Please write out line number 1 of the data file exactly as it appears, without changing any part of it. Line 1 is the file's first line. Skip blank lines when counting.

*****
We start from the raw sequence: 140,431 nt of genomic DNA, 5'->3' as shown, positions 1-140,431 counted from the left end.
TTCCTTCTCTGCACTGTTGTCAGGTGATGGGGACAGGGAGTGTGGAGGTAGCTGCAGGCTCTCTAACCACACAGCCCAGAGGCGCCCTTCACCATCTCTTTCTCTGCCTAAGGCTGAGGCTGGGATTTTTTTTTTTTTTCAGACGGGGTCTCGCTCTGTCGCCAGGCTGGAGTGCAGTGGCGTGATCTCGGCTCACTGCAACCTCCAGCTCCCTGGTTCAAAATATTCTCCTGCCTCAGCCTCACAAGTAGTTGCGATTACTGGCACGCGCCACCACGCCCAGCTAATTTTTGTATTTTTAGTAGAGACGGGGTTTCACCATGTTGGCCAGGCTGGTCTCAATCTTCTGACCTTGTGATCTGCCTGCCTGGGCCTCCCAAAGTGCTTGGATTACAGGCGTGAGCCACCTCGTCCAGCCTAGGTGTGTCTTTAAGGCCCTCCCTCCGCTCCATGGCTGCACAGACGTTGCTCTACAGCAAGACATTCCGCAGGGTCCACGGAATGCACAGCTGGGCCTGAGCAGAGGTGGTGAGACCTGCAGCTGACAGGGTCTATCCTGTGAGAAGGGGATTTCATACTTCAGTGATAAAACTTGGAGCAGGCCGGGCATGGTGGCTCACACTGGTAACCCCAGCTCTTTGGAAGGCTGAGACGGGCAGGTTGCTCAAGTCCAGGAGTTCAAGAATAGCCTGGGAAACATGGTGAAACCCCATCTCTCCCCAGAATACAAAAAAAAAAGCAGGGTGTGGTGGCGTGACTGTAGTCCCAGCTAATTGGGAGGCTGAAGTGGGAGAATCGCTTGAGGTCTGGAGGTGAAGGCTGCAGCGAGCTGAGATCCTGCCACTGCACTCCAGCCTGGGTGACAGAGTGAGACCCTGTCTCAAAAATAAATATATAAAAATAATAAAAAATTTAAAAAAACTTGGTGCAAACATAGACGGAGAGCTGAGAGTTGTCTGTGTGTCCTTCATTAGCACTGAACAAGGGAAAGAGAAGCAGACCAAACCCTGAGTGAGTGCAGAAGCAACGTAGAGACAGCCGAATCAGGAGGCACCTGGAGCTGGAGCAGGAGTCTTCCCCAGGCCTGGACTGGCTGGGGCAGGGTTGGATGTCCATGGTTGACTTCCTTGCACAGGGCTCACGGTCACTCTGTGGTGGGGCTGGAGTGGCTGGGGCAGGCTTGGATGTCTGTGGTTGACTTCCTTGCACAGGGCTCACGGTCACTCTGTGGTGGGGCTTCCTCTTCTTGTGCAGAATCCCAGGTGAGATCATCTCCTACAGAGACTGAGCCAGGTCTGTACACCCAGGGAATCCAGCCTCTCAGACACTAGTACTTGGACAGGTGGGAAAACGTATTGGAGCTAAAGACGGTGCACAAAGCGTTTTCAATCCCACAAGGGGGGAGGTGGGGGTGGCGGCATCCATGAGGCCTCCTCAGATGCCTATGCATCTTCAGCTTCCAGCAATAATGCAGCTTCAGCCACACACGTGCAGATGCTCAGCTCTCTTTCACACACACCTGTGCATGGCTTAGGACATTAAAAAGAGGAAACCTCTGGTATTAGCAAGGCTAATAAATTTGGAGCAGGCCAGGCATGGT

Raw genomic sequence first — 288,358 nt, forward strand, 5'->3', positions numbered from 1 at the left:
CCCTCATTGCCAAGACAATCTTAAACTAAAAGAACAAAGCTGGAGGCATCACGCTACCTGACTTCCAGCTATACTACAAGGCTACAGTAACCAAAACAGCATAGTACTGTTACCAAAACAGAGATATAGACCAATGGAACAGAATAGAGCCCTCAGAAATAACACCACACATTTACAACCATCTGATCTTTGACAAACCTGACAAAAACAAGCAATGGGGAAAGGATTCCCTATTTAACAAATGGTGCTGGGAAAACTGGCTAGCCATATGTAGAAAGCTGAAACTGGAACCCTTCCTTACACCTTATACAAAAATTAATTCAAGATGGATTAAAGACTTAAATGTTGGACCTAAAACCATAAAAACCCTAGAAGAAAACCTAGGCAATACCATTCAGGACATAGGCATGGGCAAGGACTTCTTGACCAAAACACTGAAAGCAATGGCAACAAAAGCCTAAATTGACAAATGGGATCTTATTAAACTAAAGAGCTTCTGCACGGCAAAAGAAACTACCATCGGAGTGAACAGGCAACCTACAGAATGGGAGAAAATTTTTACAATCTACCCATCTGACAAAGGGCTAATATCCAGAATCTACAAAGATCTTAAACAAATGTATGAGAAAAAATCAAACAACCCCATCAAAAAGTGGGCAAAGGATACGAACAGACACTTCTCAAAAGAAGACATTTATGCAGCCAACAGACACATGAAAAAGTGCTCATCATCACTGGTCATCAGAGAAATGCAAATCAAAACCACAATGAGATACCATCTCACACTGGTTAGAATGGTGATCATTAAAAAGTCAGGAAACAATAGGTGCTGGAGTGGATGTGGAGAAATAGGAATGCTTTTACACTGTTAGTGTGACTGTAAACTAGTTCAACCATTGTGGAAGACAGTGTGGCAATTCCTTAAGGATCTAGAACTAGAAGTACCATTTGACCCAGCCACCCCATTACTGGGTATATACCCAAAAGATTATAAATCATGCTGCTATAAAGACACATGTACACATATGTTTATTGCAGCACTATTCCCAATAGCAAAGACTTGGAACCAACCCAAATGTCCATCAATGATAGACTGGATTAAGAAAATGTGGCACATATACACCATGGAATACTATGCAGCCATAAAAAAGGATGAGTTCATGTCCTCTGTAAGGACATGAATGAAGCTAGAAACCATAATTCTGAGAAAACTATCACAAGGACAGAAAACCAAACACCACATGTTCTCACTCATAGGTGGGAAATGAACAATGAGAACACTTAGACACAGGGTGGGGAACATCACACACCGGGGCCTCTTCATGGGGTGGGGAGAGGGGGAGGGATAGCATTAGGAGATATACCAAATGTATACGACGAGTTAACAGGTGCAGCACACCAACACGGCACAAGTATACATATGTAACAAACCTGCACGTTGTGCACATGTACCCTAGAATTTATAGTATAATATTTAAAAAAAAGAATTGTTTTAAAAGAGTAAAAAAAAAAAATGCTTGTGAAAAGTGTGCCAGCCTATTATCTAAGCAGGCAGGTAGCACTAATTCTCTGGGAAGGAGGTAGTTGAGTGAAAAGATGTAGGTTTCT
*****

We start from the raw sequence: 140,431 nt of genomic DNA, 5'->3' as shown, positions 1-140,431 counted from the left end.